The paradox here is that brands are hinging their marketing plans on the authenticity of a platform which by societal design only showcases the rosy aspects of an “authentic” life. With everyone online and the ability to view anyone’s profile, there is a heightened desire to only put forth what and how you want the world to see you. With this level of ingenuity, how can any interactions on such a platform be judged as authentic?

 

 

In the digital age of social media, we have created a society where individuals are only part of like-minded groups, information is tailored to the individual based on what they want to see, and our “authentic” lives are nothing more than shadows behind popularity filters and the idea of a “perfect” life. When taken in this context, one must ask, are we living in the Twilight Zone already?

 

The Smokey Eye and the Scientist: How Snapchat Torpedoed Themselves This International Women’s Day

When most people picture Snapchat they picture teenage girls with too much time, taking too many selfies with a deer face filter, i.e. your basic white bitch.

Snapchat filters have become something of a legend as each new holiday and pop culture event approaches, Snapchat is continually challenged to create more creative filters.

This International Women’s Day Snapchat rolled out three new filters, I’ll just leave these here and you tell me what the problem is.

Wow, homegirl in the Marie Curie has a pretty fly smokey eye. Girl got skills! Let’s look at another one.

 
Oh wow, they all have great smokey eyes!

Snapchat caused a debate on Twitter as to why exactly the Marie Curie filter had a smoky eye and false lashes.

So readers what do you think? Are we #HereForMadamCuriesSmokyEye or are we #WhatTheHellSnapchat

Why Businesses Can’t Survive Without Social Media — a Review in Memes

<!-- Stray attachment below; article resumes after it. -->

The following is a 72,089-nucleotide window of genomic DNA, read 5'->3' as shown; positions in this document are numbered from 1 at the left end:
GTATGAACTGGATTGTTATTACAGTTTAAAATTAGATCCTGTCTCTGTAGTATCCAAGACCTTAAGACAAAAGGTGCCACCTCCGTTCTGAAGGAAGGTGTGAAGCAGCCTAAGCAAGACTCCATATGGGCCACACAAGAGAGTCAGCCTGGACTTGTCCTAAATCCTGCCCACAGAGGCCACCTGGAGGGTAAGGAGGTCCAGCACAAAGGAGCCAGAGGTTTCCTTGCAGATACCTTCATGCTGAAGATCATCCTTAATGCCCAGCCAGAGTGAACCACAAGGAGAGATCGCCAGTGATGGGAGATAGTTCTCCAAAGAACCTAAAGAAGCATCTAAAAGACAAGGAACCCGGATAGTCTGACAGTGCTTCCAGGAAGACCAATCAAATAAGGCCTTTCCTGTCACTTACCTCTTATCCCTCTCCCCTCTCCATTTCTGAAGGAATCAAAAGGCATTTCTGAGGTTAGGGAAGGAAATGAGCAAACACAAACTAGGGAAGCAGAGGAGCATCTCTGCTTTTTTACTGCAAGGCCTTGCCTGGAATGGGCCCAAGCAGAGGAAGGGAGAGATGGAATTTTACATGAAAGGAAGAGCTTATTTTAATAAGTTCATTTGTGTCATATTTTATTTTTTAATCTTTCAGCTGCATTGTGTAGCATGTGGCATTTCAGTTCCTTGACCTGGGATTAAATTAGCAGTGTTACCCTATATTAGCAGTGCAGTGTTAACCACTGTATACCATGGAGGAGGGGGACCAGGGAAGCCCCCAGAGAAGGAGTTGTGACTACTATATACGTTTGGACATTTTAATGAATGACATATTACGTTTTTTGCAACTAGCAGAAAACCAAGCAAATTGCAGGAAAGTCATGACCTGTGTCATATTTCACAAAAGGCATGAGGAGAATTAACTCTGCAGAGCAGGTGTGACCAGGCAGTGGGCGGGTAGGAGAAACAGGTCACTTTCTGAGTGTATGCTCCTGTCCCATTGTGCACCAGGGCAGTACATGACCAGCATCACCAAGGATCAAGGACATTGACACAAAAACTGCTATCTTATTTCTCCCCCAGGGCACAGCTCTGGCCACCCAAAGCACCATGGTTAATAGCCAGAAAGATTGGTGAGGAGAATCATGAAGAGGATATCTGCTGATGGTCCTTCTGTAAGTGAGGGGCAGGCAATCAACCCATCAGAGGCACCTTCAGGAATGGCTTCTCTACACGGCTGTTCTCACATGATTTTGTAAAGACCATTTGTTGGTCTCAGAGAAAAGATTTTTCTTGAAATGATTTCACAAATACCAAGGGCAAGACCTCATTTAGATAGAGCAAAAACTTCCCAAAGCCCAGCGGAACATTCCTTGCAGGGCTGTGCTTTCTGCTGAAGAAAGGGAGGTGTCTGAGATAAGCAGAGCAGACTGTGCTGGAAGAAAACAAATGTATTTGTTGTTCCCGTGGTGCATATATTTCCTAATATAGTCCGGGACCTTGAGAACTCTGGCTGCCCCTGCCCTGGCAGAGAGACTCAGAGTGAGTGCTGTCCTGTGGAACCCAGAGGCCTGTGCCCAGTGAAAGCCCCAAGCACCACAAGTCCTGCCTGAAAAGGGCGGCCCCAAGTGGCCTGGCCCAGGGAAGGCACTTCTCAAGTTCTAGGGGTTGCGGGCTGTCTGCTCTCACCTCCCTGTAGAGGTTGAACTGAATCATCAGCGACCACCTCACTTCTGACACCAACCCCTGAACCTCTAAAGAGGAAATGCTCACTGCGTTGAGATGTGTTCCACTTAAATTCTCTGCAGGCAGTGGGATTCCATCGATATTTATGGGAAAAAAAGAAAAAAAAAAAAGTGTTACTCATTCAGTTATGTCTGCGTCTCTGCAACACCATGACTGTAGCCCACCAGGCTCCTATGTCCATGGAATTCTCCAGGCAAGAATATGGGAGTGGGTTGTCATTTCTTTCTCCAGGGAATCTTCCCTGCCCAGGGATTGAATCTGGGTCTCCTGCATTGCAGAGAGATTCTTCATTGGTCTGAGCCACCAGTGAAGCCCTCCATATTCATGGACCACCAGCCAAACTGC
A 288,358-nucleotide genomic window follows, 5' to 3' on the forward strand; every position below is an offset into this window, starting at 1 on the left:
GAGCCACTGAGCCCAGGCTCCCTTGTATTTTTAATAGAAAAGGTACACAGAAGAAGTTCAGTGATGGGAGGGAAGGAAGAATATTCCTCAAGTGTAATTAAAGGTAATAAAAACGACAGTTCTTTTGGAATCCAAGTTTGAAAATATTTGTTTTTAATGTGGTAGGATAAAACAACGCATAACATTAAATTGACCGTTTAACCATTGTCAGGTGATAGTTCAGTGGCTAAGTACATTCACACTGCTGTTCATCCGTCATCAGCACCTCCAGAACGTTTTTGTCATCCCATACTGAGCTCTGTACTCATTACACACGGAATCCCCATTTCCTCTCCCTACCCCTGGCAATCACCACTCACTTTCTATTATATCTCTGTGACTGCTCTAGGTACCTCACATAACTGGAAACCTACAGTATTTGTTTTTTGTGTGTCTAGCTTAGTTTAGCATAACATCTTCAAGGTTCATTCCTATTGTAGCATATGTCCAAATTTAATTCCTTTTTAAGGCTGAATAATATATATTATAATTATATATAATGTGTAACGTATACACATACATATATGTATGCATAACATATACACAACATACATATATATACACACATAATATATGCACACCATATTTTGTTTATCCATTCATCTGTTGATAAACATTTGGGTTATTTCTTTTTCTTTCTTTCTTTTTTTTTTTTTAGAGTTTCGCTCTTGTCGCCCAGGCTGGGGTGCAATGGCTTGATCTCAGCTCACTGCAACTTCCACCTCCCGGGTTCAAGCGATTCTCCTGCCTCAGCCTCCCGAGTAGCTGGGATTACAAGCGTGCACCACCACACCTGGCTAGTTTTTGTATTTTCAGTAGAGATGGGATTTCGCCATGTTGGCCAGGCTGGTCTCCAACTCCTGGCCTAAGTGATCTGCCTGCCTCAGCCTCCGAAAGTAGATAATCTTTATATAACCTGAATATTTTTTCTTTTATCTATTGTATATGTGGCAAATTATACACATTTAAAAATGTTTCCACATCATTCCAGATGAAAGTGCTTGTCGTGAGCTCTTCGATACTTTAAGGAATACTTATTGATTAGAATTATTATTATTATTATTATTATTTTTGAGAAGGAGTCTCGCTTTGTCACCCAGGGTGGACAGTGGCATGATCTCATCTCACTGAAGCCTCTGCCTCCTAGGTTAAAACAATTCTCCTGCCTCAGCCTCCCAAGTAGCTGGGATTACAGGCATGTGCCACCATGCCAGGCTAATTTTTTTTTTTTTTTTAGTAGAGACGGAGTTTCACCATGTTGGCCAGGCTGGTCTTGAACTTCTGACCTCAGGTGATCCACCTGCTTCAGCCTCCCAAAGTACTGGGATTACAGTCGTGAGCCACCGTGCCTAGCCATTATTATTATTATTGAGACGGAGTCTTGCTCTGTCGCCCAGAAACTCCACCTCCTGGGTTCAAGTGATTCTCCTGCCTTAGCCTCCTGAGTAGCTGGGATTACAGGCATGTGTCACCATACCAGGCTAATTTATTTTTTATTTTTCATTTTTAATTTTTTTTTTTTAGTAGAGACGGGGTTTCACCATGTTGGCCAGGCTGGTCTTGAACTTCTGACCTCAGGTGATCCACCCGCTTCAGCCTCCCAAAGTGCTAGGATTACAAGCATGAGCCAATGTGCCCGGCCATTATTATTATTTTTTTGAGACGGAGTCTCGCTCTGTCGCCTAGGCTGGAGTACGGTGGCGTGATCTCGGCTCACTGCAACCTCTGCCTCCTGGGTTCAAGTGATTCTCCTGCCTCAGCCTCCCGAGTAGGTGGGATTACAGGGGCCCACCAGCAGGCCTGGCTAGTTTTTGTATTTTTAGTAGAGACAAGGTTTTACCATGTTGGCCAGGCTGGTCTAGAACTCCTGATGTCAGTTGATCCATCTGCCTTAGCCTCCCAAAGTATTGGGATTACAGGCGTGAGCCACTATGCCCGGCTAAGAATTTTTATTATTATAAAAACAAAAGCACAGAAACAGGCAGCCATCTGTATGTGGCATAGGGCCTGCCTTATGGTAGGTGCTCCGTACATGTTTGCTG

In his article ‘Why Businesses Can’t Survive Without Social Media’ Ryan Holmes makes three major assertions about the necessity of social media in relation to generating revenue and relationships.

  1. All business should be on some form of social media platform The author is correct when he asserts that all businesses should go on some form of social media platform. It was already a trend in 2015 and it is a trend that is still spreading around the world and the possibilities are endless. Social media is an open and flexible world with constant innovations.

2.  Interactions First Channels Second

Interactions first, channels second (IFCS) is a value that often gets overlooked. Set first your strategy, target your client, know your publications and what kind of reactions you want to provoke. After this, you should select a platform which fits within your strategy.

3. Companies are often wrongly hesitant to join social media

Companies are not often willing to join these social media platforms. Excuses range from it takes too much time, we’d have to be on every platform, there’s no benefit and many more. Moreover, in the past managers or CEOs didn’t see the causal effect of social media and were looking for the wrong numbers. They were expecting to see an increase in turnover or sales. As we have learned, there were analyzing the wrong figures. Social media affects other aspects of the customer’s experience and opinion before the purchasing decision. Lastly, the author points out the fact that going on social media is not easy, it is changing all the time and you have to be aware of all the adaptations.